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Rongoā is the traditional Māori healing system. Rongoā is a holistic practice that often includes using the medicinal properties of New Zealand native plants.

Early Māori and rongoā

Although early Māori may not have known what today’s scientists know about our immune system, they had worked out how to treat diseases and infection. The use of rongoā prevented many sicknesses and provided remedies for those who were already sick. Joseph Banks, an 18th century scientist who travelled with Captain James Cook, observed that Māori were in good health and appeared to suffer from few diseases.

Traditionally, Māori had a holistic approach to healing. It included the mind, body and spirit – mauri (spark or life force), tapu (natural law) and wairua (spirit). Whakapapa (genealogy) was also a factor to consider in the healing process. Tohunga, the medical practitioners or healers of the Māori world, passed their knowledge down through the generations, and modern Māori healers still use many of the concepts and practices.

Rongoā fighting infection

Rongoā is still used extensively today – many of the medicines from plants are used to fight infection. It was, and still is, important that the gathering of rongoā plants be carried out in a sustainable way to ensure that there will still be some the next time it is needed. Some of these plants can be toxic and should only be prepared by people who have been trained in the art of rongoā.

The following plants are some examples of plants that can be used for rongoā and that are used to fight infection.

The young leaf tips can be chewed for diarrhoea and dysentery. Dried leaves sent to New Zealand soldiers in the Second World War for this purpose were very effective.

Koromiko leaves can also be used for ulcers and sores and have been used as a poultice on babies for skin sores. The active ingredient is phenolic glycocide.

All the parts of the kōwhai including the bark, inner bark, flowers, leaves and juice can be used as rongoā. Kōwhai can be used for cuts, infected skin, wounds and skin diseases. Colds and sore throats have been treated with infused kōwhai bark. There are toxic alkaloids in the tree, so people have to prepare the rongoā carefully.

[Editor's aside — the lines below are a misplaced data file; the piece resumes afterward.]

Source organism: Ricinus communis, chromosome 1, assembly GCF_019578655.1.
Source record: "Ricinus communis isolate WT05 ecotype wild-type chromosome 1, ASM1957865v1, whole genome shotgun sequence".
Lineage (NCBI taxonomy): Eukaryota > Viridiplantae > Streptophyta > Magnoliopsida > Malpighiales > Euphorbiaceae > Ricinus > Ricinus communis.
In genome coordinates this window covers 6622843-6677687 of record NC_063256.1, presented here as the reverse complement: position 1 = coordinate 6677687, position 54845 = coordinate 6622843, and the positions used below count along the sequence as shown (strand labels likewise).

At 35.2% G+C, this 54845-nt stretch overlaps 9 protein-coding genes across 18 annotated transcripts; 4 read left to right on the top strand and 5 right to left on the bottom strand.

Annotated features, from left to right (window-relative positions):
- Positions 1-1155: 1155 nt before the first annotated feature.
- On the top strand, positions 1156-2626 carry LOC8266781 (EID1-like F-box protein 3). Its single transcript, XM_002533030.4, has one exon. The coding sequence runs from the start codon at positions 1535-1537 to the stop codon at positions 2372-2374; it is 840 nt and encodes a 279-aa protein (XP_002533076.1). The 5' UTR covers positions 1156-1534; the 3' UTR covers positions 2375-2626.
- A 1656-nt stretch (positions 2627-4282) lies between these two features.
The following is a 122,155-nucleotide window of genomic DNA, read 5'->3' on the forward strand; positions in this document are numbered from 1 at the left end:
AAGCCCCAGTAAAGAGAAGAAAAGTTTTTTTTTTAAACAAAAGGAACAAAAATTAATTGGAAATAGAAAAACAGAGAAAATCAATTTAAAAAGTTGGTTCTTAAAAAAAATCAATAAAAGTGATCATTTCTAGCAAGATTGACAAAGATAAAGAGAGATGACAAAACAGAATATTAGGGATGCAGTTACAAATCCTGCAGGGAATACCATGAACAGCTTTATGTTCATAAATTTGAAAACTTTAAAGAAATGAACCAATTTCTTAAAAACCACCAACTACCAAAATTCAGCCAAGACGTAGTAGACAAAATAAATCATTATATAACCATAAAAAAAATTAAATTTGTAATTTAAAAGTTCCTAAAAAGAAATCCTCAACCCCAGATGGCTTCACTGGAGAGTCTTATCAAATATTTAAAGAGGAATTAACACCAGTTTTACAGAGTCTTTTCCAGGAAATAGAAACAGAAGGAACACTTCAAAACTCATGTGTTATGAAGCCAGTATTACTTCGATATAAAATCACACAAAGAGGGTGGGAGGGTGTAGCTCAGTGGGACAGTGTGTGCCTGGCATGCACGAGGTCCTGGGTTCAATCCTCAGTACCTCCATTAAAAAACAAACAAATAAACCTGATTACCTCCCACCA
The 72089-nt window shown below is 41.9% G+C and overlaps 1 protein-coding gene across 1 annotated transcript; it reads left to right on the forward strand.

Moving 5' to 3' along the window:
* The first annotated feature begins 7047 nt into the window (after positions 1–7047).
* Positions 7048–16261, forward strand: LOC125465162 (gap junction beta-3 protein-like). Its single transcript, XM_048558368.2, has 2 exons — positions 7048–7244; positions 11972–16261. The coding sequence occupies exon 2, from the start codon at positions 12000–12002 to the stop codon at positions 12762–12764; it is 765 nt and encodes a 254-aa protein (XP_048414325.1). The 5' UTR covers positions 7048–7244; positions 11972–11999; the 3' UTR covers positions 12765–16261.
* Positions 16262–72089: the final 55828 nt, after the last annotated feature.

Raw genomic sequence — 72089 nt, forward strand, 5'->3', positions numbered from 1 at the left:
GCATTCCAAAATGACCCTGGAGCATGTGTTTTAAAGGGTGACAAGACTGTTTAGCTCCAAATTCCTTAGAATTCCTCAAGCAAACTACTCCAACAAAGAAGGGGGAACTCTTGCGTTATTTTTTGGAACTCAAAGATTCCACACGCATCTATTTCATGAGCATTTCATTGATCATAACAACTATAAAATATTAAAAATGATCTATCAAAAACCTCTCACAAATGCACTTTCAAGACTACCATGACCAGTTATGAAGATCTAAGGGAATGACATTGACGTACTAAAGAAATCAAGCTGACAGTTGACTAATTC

Harakeke (flax)
The sticky gum in flax is used as an external treatment for boils and wounds. Leaves can be used as a dressing to aid healing, and the juice acts as a disinfectant for wounds. A poultice of the root can be used to treat intestinal parasites.

In this article Stephen Tauwhare talks about The Harakeke Project and how scientific knowledge can be combined with traditional Māori knowledge. Watch this video to learn more about the medicinal benefits of harakeke.

The inner bark, when infused, can be used to treat dysentery and diarrhoea (it contains ellagic acid), and the nectar of the flowers has helped to alleviate sore throats.

Pūriri leaves can be infused and used to treat ulcers and sore throats. The medicinal quality of the leaves has resulted in a germicide being patented.

The leaves can be used to heal cuts and wounds. Chewing the leaves eases the pain of toothache and abdominal distress.

Fungi and rongoā

A number of fungi were used in rongoā, for example te pukurau (puffballs) were used to stop bleeding and for pain relief from scalds and burns.

Nature of science

Although most of our science knowledge to do with fighting infection has come through western culture, other cultures, such as Māori culture, have long been aware of medicines that fight or prevent infection.

Activity idea

In this activity, Using rongoā Māori, students learn about rongoā Māori through a silent card game.

Useful links

In this YouTube video from Te Papa, Te Waari Carkeek and members of his family demonstrate a remedy for sprains, strains and broken bones, using the poisonous plant tutu (Coriaria species).

The Meaning of Trees explores the history, use and significance of New Zealand’s native plant species. Here you will find information about the role plants have played throughout history, and how they have been used for medicine, food, shelter, science and spirituality.

    Published 8 November 2010, Updated 27 August 2018 Referencing Hub articles